10 Ways to Improve Mental Health and keep your loved one positive.

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Do you have older relatives who may be feeling very isolated?

Many elderly people are already at risk of loneliness and isolation, particularly those living alone and without home internet access, who may be far away from their families.

Ensuring older people have the food and prescriptions they need is important – but so too is caring for their mental health. Depression and anxiety can affect older age groups too but we often think of physical wellbeing before mental health.

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So, what can you do to help your loved ones today?

Here are our ten top tips to help alleviate loneliness.

1. Create a check-in rota with other family members

Could you create a rota with other family members, so that somebody checks in with them every day? You might not be able, or have the capacity, to call them yourself every day. Making it a shared effort is good for everybody’s wellbeing – and you’ll all get to feel more connected as a result.

2. Talk about fun and distracting things on the phone

When you do have those phone check-ins, try to avoid just talking about the pandemic situation every time.

Some light-hearted distraction can work wonders for all of us. Not sure what to talk about? How about TV show storylines, share updates on funny things the kids have been doing at home and those ‘creative’ dinners you’ve been concocting.

3. Give them a list of handy helplines

There’s lots of support out there for isolated elderly people during the pandemic – but if they don’t have wifi or a smartphone, they might not know about it.

Do some Googling and give them a list of phone numbers that could be helpful if they find they’re struggling for any reason. For example, Age UK, has a helpline.

Within the Advice section on the TrustonTap website, we have summarised the most appropriate links in our ‘What help can I get near me?’ article

4. Make sure they know there's help available for shopping and prescription collections

Your relative will be aware of the need to ‘Stay Home’ as much as they can, but they might not know help is available if they’re running out of essentials or need to pick up a prescription. Or perhaps they don’t want to bother anybody or be a burden.

Make sure they know that support is available and asking for help will not make them a burden – in fact, it is encouraged for everybody’s sake.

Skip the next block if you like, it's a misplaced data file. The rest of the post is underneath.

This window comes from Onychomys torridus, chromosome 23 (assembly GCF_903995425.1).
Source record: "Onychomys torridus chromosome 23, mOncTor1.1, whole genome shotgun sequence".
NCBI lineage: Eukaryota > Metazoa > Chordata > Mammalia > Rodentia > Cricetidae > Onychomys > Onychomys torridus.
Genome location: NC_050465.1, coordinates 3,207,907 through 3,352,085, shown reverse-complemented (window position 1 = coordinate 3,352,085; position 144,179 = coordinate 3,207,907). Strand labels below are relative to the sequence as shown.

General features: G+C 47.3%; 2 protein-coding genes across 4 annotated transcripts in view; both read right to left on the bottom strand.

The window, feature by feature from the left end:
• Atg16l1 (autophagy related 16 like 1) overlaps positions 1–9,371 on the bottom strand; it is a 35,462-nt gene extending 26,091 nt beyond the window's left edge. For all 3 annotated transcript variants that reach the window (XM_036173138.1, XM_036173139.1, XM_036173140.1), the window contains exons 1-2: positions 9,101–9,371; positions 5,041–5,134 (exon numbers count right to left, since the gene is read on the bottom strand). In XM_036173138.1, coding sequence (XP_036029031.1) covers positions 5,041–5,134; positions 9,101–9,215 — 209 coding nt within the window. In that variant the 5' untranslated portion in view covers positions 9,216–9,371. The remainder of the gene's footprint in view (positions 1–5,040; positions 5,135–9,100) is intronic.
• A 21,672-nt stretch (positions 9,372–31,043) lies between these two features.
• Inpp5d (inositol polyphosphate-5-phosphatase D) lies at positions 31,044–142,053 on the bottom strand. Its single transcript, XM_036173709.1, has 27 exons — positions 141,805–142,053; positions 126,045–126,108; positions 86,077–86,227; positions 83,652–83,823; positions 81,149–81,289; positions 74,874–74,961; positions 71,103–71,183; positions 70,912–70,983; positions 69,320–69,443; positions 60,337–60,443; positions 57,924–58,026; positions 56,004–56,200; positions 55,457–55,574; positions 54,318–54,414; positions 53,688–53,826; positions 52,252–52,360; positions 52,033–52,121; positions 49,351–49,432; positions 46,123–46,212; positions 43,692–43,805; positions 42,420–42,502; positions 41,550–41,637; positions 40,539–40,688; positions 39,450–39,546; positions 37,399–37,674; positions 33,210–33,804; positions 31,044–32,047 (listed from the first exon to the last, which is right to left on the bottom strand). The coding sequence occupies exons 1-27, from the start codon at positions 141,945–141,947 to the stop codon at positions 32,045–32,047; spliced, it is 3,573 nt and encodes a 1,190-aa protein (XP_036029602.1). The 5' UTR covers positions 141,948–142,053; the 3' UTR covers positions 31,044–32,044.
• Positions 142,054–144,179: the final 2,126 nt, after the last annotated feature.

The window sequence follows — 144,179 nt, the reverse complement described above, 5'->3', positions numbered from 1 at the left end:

This is where those neighbourhood support schemes can come in handy. Local councils and the Government are also coordinating support for the vulnerable and over-70s.

5. Have a chat to them about scams

You don’t want to add to any anxiety, but it’s a good idea to have a chat with elderly relatives about scams.

Unfortunately, fraudsters do jump on any opportunity to con people, so make sure they know that nobody legitimate will ever cold call and ask them for money or bank details over text, phone, email or at the door.

6. Encourage them to remain physically active at home

They may be really missing their local walks and popping to the shops. Keeping active is vital for all of us, to stay healthy mentally and physically. There are some great online classes tailored just for them:

If their mobility is limited, chair exercises and getting out in the garden if they can are good.

7. Help them take up a new hobby

Ask them if there’s a craft they’ve always wanted to do or activities they really enjoy?

There are some wonderful grown-up colouring books or even just a stack of crosswords. Why not order a surprise new activity for them to be delivered at home?

8. Involve them in some of the fun group calls

We may be physically cut off, but thanks to apps and the internet, people are still finding ways to ‘socialise’, with everything from online pub quizzes to just a group chat.

If they don’t have a smartphone or computer, is there a way of just dialling them in on a group call to chat on speakerphone?

If that all seems a bit daunting this article from Vogue is great for guiding you to what is out there.

9. Share some self-help anxiety tools with them

Many of us now have a string of self-help tools for managing stress or anxiety from meditation and yoga, to breathing exercises. Your elderly relative may not be aware of any of these but they could be really helpful.